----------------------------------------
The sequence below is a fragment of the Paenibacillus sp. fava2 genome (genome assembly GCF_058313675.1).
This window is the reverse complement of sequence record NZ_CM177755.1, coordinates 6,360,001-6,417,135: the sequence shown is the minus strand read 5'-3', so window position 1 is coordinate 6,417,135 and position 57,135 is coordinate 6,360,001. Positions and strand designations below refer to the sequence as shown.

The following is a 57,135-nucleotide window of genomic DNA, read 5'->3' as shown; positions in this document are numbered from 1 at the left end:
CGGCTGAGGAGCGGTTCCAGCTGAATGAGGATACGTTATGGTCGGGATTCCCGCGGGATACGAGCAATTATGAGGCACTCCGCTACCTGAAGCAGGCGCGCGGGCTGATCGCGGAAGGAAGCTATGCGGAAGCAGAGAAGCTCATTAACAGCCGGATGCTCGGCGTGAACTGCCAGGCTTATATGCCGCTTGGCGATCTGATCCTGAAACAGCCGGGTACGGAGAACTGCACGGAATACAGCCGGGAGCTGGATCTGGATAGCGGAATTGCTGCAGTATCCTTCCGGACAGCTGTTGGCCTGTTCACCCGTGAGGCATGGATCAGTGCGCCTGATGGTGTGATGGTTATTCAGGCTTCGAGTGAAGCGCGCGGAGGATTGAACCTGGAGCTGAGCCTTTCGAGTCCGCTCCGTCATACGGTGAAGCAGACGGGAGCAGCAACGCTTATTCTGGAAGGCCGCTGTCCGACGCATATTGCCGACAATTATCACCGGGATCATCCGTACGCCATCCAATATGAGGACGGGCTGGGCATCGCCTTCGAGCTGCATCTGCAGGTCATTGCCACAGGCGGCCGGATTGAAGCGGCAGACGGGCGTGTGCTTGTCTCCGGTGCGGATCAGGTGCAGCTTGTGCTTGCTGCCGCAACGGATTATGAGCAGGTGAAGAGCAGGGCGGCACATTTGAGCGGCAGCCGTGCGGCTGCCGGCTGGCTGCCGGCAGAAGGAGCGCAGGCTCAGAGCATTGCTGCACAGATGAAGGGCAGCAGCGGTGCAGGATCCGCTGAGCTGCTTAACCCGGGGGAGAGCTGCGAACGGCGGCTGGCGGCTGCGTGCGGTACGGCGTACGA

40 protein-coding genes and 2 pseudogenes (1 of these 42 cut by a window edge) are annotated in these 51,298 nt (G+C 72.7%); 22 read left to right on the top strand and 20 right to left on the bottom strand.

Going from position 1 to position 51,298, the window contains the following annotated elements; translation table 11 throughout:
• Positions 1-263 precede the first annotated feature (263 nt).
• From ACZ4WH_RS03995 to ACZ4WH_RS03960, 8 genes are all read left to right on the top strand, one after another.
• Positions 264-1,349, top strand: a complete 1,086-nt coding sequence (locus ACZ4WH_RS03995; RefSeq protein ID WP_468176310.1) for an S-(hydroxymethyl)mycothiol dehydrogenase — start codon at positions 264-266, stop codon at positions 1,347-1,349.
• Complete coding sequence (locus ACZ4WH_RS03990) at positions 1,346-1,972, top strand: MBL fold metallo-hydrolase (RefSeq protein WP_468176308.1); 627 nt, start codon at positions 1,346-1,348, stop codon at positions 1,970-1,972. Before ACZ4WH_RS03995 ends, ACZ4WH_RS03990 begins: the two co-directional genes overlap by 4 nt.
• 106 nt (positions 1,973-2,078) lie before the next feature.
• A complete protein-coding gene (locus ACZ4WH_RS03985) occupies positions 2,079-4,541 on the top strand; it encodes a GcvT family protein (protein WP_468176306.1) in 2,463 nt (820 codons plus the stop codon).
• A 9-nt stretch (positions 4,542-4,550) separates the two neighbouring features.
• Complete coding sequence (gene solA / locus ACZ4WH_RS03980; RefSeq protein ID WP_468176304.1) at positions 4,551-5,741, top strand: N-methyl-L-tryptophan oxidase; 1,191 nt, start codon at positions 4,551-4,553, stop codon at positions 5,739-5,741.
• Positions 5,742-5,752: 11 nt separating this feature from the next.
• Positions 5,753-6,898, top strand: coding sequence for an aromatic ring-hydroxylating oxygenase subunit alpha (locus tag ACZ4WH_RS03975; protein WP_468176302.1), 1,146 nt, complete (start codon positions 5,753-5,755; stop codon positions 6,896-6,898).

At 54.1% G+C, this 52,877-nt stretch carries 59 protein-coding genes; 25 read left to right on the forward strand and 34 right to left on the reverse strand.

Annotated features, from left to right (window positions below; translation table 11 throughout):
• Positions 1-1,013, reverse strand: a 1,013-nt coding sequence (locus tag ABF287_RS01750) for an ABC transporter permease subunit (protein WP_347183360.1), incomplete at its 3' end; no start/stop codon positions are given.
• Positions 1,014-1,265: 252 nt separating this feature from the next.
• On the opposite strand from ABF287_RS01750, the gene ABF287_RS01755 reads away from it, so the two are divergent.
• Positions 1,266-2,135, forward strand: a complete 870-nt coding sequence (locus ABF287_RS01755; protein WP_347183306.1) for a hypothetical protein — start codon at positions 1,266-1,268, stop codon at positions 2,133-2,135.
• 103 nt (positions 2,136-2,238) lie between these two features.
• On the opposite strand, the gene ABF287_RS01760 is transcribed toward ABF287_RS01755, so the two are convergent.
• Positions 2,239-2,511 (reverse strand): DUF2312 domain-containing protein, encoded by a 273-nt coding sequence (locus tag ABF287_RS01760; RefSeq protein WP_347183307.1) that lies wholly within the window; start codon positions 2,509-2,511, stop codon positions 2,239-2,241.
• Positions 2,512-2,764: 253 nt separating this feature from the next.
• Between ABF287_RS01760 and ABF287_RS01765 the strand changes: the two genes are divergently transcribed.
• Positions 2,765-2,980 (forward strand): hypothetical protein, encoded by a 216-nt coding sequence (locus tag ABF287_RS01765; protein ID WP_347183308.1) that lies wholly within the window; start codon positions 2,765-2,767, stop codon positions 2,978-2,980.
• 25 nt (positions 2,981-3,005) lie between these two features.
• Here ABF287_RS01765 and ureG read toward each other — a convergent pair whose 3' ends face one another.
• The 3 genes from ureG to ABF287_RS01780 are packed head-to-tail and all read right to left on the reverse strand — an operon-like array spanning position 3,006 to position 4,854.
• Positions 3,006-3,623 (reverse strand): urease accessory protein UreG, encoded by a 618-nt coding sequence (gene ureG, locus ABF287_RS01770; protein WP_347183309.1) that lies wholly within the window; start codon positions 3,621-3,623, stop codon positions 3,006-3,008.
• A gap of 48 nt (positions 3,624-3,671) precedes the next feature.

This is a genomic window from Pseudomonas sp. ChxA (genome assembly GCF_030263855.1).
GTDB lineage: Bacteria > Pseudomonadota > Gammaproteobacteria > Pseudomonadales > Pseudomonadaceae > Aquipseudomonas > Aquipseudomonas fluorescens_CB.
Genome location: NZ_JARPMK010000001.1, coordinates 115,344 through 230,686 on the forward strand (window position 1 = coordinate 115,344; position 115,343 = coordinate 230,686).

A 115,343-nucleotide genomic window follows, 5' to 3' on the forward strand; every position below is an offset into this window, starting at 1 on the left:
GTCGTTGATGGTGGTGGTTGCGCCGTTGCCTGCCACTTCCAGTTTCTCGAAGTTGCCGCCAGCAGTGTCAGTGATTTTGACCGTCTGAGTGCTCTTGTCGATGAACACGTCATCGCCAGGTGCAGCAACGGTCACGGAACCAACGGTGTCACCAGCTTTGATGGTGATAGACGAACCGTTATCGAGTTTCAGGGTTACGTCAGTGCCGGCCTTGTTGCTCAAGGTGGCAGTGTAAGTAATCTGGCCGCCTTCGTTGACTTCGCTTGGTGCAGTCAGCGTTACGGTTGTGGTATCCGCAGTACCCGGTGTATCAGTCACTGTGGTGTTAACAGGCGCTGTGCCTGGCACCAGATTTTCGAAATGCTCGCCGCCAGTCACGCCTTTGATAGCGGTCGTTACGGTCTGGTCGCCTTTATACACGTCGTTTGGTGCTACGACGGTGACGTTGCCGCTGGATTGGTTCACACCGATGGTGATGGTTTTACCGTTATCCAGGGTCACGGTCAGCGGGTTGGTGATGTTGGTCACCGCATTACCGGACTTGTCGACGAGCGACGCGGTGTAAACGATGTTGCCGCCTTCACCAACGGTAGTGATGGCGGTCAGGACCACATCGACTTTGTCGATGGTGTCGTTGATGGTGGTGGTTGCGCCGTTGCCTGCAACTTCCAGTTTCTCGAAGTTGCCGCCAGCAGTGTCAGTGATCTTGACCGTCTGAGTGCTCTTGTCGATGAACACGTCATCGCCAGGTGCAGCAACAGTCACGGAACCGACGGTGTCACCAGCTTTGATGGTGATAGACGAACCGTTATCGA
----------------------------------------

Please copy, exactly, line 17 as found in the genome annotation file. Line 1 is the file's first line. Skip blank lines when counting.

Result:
At 54.1% G+C, this 52,877-nt stretch carries 59 protein-coding genes; 25 read left to right on the forward strand and 34 right to left on the reverse strand.